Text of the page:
“People would grab her hand and ask, ‘Would you do something to end my suffering?’ I grew up with this as a core part of my upbringing. I knew my grandmother felt helpless because she couldn’t do anything to help them, and it was hard on her,” she said.
When she began working with dying patients, Robinson was surprised by how many also asked her, “Why can’t I end my life?” she said. She remembers one patient told her, “You wouldn’t put a dog through this.”
“People are really scared about the last stages of dying, when you are helpless and you cannot do it yourself. I think we have an individual right to take control of our life,” she said, adding the final decision should not be left to the government or doctors or even the family.
In Oregon, terminally ill patients have legal access to this step and many people obtain but never use a lethal prescription, Robinson said. People often choose to live once the option to die on their own terms has returned a sense of control and dignity to them, she said.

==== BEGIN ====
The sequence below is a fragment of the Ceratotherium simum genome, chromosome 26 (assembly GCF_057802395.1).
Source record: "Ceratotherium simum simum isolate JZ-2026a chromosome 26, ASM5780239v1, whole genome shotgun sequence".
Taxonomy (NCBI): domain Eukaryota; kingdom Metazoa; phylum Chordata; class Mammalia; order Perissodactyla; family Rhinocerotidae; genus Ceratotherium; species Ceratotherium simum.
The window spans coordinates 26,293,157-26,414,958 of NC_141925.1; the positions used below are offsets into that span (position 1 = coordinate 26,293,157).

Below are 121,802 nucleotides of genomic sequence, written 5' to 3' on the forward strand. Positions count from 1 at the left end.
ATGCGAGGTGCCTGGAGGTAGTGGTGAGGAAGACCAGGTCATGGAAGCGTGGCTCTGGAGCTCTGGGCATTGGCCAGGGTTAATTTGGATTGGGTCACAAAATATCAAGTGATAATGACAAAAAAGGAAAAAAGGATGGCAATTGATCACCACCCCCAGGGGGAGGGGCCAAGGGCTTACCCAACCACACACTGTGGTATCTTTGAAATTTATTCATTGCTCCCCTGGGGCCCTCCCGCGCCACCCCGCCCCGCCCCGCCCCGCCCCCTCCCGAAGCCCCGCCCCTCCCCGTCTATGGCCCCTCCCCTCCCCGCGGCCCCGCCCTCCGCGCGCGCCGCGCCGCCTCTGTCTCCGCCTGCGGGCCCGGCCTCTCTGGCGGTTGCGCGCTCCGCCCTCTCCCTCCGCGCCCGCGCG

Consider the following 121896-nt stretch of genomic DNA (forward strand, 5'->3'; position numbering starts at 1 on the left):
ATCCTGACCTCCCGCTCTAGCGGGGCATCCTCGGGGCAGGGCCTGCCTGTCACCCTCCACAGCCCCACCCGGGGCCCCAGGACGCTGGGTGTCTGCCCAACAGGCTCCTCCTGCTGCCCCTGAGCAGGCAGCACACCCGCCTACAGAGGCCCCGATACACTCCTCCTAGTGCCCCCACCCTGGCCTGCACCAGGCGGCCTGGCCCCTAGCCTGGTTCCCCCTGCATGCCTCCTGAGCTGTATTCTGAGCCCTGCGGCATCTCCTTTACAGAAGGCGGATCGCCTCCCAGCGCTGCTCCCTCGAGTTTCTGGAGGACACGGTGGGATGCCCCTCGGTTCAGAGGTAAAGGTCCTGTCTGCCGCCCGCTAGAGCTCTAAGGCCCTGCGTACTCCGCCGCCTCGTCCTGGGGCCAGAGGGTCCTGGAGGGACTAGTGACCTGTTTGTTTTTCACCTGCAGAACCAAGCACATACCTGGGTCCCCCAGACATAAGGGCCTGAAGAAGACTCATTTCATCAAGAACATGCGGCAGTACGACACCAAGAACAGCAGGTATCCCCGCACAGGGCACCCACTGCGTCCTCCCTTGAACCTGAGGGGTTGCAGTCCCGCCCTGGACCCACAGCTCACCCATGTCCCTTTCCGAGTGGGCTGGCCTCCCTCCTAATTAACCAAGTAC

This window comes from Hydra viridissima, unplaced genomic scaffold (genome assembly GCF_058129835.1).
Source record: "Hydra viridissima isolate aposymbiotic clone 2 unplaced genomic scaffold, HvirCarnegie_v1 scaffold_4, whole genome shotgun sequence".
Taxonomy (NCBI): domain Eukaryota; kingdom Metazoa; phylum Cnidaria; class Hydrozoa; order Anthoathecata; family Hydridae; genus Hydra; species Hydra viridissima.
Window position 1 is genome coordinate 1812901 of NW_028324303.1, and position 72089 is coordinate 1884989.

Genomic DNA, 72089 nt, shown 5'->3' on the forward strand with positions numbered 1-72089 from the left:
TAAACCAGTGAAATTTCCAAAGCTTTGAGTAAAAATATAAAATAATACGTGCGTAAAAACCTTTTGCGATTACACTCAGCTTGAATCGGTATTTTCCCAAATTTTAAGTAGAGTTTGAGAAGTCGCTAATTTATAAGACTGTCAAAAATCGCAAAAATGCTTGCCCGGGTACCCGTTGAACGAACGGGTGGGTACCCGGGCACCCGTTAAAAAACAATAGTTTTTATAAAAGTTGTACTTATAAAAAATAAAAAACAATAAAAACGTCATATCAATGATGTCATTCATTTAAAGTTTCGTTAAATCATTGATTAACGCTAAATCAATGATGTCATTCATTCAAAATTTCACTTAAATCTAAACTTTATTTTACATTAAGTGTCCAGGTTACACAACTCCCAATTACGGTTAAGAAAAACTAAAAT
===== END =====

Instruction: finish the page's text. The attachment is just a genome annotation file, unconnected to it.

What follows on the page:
State Representative Louis Kafka, a Stoughton Democrat who has pushed a “death with dignity” bill to establish similar prescription access to lethal drugs, said this ballot question is about people with a terminal diagnosis wanting the right to make a choice. His own efforts were inspired by Stoughton resident Al Lipkind, who advocated for such legislation for years before dying of stomach cancer in 2010.
“It would not be an easy choice. But people want to be able to consider it. And I don’t disagree with that,” said Kafka, who plans to vote yes on Question 2.
On the ballot, Question 2 is labeled “Prescribing Medication to End Life” and summarized by the state attorney general for voters, who are told a “yes” vote would “enact the proposed law allowing a physician licensed in Massachusetts to prescribe medication, at the request of a terminally ill patient meeting certain conditions, to end that person’s life.” A “no” vote would “make no change in existing laws.”
Meg Murphy can be reached at email@example.com.